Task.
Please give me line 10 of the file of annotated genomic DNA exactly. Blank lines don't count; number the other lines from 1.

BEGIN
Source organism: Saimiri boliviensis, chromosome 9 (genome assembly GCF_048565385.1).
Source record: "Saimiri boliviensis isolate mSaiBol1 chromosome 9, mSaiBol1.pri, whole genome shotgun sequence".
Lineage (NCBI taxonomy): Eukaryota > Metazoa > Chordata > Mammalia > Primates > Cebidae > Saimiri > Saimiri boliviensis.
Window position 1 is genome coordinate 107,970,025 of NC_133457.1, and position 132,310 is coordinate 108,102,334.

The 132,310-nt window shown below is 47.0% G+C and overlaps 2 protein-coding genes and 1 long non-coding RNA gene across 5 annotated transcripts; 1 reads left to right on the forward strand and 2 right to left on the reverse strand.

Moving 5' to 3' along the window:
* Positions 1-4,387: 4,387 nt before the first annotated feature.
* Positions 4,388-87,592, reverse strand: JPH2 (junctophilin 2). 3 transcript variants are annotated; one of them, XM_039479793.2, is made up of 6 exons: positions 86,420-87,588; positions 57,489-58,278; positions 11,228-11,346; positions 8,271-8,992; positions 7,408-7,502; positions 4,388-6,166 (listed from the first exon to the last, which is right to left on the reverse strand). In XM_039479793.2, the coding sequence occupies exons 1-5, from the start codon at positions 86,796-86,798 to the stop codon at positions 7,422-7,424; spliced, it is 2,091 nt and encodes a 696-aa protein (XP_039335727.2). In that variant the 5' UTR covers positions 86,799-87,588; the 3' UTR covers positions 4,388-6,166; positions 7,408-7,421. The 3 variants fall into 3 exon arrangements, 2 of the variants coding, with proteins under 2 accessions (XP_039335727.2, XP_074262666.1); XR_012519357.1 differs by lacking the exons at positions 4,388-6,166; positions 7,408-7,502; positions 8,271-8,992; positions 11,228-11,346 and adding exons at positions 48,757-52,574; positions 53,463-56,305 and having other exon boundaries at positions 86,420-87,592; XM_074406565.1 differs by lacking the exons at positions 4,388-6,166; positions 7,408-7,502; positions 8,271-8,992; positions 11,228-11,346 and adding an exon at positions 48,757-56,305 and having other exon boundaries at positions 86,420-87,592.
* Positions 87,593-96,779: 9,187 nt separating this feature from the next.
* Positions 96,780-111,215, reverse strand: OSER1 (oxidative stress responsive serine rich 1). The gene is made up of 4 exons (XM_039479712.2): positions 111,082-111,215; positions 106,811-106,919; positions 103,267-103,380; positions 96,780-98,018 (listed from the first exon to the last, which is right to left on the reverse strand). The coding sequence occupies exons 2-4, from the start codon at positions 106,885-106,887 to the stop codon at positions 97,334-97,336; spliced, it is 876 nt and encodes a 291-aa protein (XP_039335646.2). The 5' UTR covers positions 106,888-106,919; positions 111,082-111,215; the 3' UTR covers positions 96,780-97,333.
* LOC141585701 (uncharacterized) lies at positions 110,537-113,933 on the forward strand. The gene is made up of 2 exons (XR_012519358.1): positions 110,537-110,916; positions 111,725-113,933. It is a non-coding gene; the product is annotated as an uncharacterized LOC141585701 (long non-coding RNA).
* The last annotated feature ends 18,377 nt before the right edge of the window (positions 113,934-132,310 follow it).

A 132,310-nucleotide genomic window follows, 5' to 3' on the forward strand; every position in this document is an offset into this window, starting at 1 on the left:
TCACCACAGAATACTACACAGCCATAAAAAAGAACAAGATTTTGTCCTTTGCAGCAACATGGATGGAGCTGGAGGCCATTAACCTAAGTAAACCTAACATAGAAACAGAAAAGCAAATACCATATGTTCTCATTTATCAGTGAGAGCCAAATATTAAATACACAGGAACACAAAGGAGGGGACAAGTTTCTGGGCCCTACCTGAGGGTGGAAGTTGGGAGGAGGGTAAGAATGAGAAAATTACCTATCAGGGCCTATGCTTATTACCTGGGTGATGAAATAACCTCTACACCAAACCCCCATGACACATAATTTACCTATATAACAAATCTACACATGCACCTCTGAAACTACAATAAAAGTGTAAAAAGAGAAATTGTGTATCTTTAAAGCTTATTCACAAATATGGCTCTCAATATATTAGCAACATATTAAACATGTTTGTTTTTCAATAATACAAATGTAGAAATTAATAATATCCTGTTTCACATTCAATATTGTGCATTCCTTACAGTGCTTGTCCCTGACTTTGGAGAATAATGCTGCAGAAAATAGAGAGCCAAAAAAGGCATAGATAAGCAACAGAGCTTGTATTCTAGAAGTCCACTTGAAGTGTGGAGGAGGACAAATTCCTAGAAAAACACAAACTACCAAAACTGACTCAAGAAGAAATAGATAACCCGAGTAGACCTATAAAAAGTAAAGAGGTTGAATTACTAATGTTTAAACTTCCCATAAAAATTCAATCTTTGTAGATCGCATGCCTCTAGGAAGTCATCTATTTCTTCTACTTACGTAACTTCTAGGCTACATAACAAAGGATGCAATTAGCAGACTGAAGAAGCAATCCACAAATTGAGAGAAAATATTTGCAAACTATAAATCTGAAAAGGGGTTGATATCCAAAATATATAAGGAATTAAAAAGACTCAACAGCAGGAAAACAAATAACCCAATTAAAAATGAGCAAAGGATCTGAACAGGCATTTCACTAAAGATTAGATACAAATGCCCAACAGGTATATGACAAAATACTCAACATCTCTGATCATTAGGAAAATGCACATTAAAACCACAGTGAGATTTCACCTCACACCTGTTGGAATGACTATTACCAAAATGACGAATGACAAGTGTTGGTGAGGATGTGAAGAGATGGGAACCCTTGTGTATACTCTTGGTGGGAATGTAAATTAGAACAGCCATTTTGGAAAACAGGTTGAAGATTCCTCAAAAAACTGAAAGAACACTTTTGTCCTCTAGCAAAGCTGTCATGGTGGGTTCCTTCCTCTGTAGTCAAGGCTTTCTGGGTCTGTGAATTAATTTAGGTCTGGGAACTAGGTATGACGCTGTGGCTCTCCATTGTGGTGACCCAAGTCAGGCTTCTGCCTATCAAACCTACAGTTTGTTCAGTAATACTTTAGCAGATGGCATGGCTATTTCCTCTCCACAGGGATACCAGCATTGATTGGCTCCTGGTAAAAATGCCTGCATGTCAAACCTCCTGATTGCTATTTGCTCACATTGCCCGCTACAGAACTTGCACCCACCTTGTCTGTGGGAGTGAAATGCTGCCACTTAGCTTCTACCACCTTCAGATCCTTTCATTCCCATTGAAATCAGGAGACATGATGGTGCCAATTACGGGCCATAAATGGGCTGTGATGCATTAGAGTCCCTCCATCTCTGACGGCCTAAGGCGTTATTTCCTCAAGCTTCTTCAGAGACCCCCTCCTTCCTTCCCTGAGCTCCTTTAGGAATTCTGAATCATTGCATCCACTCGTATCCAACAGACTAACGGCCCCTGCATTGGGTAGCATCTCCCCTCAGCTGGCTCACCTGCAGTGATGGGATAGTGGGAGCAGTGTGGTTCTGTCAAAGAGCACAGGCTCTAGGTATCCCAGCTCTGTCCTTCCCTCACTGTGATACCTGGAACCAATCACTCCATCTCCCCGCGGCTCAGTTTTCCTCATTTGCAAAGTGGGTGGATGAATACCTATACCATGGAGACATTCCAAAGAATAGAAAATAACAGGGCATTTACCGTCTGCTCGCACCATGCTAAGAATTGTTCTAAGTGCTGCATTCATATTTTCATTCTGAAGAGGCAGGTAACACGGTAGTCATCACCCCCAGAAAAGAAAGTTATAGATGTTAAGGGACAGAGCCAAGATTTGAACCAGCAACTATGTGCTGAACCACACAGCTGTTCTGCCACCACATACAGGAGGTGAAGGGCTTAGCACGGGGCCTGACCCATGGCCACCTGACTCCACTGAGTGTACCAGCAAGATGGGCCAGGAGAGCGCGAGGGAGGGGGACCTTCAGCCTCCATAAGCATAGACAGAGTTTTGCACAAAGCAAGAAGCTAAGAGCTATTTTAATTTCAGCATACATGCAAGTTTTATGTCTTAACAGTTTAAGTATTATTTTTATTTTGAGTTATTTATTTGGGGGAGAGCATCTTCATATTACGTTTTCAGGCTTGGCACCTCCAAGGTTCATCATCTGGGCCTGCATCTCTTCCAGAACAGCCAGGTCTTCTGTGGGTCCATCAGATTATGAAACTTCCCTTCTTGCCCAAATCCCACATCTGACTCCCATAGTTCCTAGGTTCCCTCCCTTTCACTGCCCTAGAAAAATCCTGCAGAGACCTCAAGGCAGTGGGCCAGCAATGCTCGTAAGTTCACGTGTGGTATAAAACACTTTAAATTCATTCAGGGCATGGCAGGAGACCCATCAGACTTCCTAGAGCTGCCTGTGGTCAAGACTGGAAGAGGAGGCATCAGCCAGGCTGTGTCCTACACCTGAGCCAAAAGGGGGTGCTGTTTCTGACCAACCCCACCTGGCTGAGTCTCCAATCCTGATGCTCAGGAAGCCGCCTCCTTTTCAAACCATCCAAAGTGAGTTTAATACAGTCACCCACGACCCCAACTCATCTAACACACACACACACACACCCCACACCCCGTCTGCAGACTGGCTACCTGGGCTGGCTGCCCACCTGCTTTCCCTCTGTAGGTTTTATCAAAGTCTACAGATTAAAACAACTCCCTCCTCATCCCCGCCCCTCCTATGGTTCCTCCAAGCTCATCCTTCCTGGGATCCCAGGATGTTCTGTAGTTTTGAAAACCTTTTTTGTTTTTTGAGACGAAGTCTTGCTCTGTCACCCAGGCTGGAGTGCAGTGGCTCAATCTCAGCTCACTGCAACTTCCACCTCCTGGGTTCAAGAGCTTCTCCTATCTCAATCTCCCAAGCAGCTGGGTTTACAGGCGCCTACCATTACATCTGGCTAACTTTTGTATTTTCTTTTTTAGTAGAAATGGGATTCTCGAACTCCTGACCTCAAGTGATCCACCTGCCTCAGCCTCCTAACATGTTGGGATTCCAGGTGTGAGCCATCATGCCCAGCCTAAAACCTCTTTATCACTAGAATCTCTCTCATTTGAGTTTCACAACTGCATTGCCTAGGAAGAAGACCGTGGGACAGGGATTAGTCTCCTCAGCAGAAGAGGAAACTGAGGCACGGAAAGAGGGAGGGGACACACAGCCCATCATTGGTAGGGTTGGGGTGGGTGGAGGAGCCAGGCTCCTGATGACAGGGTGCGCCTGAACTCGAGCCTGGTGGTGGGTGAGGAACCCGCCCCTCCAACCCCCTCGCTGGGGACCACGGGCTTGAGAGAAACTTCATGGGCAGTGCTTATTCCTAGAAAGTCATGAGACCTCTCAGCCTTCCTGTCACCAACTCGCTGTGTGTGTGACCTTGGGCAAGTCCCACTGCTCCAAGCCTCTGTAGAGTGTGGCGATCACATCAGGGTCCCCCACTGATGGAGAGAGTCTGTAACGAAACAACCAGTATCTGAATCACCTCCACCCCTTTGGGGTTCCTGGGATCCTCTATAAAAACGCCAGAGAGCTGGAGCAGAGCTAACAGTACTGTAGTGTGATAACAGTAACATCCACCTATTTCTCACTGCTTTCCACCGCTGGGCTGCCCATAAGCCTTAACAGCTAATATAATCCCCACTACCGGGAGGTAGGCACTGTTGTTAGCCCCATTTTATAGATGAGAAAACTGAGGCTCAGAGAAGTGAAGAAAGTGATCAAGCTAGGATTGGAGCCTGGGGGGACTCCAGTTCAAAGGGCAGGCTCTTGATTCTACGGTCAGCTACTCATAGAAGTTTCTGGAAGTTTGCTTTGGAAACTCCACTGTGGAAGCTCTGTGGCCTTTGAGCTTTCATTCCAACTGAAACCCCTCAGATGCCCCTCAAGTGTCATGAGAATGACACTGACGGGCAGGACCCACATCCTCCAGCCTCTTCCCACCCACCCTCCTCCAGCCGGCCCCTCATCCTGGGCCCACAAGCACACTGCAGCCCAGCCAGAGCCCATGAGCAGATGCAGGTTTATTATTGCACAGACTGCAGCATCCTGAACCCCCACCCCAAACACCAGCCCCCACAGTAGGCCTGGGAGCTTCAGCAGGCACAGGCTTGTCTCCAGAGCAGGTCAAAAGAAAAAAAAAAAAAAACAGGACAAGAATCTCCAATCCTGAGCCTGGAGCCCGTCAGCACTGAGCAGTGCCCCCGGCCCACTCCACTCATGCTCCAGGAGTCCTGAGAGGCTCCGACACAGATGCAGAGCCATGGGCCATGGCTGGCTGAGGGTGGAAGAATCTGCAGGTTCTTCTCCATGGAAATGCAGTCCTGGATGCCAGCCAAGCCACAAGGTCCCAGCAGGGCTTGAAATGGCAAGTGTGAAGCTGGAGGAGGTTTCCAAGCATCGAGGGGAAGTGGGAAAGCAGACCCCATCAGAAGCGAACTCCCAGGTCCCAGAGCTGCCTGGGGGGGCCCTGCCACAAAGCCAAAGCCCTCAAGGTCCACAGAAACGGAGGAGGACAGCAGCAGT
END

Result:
* Positions 96,780-111,215, reverse strand: OSER1 (oxidative stress responsive serine rich 1). The gene is made up of 4 exons (XM_039479712.2): positions 111,082-111,215; positions 106,811-106,919; positions 103,267-103,380; positions 96,780-98,018 (listed from the first exon to the last, which is right to left on the reverse strand). The coding sequence occupies exons 2-4, from the start codon at positions 106,885-106,887 to the stop codon at positions 97,334-97,336; spliced, it is 876 nt and encodes a 291-aa protein (XP_039335646.2). The 5' UTR covers positions 106,888-106,919; positions 111,082-111,215; the 3' UTR covers positions 96,780-97,333.